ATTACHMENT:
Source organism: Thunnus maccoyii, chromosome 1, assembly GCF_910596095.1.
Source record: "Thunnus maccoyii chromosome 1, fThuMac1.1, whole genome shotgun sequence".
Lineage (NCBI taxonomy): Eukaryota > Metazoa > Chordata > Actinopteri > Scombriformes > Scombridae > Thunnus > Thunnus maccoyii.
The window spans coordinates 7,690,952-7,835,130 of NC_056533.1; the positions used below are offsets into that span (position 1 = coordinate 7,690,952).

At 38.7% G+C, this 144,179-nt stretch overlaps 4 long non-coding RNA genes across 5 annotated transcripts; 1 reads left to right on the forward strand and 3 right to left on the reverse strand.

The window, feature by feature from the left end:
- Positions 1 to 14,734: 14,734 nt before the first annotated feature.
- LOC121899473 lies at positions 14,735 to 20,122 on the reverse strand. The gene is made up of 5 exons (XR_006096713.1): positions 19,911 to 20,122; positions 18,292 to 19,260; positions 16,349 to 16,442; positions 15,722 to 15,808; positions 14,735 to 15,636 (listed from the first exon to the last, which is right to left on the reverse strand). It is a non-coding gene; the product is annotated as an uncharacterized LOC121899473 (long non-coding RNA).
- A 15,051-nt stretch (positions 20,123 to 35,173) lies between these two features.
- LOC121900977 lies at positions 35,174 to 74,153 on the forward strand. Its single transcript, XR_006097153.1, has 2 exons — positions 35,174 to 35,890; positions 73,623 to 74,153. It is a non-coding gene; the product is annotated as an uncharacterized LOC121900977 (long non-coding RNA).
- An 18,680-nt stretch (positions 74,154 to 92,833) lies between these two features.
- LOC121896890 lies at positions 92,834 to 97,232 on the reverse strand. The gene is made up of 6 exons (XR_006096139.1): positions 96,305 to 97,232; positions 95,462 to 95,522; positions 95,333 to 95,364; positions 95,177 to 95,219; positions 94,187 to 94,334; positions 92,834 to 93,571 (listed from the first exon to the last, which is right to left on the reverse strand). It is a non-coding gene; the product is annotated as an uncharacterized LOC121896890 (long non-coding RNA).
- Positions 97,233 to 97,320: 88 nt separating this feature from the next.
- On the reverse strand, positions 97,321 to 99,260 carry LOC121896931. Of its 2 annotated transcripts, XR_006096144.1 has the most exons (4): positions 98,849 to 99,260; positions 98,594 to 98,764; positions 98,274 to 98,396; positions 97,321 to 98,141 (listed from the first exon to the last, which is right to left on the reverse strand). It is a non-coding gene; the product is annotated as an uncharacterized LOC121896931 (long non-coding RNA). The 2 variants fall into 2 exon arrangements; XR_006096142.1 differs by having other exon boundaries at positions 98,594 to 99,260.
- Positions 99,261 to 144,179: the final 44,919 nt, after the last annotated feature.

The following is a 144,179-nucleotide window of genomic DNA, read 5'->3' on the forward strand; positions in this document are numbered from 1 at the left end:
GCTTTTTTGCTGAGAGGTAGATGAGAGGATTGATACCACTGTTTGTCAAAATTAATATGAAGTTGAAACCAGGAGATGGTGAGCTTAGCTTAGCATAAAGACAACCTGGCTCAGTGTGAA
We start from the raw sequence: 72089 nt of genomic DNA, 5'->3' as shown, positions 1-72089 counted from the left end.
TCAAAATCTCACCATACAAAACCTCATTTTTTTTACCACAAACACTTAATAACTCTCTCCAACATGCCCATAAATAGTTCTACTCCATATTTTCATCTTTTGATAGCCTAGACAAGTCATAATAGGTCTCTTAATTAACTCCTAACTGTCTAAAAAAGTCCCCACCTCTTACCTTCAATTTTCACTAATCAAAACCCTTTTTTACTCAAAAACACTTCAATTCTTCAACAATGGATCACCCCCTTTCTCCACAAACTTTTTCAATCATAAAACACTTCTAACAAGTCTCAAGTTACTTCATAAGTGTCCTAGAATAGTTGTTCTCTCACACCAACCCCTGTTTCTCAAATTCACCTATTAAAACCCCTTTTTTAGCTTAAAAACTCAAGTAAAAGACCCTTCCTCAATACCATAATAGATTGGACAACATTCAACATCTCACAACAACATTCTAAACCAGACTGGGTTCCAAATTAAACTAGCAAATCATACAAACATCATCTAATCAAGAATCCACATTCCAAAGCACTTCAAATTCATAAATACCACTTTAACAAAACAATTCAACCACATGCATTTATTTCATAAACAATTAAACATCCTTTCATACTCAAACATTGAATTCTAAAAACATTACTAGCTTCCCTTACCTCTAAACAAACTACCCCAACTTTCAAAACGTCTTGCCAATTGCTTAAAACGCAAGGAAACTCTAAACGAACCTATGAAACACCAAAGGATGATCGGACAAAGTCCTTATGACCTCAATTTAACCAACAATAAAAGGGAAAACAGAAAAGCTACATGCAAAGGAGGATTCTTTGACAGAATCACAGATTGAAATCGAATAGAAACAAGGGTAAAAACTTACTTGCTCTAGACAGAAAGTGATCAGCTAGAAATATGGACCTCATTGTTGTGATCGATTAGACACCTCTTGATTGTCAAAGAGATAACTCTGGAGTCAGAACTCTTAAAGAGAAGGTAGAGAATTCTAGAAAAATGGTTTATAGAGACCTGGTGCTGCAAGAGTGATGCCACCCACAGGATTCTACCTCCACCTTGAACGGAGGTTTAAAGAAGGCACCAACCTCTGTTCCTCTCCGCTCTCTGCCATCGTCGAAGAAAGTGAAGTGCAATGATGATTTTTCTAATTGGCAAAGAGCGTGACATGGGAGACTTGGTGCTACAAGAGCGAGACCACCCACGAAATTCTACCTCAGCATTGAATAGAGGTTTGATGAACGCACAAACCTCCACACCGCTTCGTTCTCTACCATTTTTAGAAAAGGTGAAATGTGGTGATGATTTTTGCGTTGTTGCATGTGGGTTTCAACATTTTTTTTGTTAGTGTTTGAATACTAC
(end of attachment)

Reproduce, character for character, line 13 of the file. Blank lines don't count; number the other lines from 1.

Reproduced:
- Positions 97,233 to 97,320: 88 nt separating this feature from the next.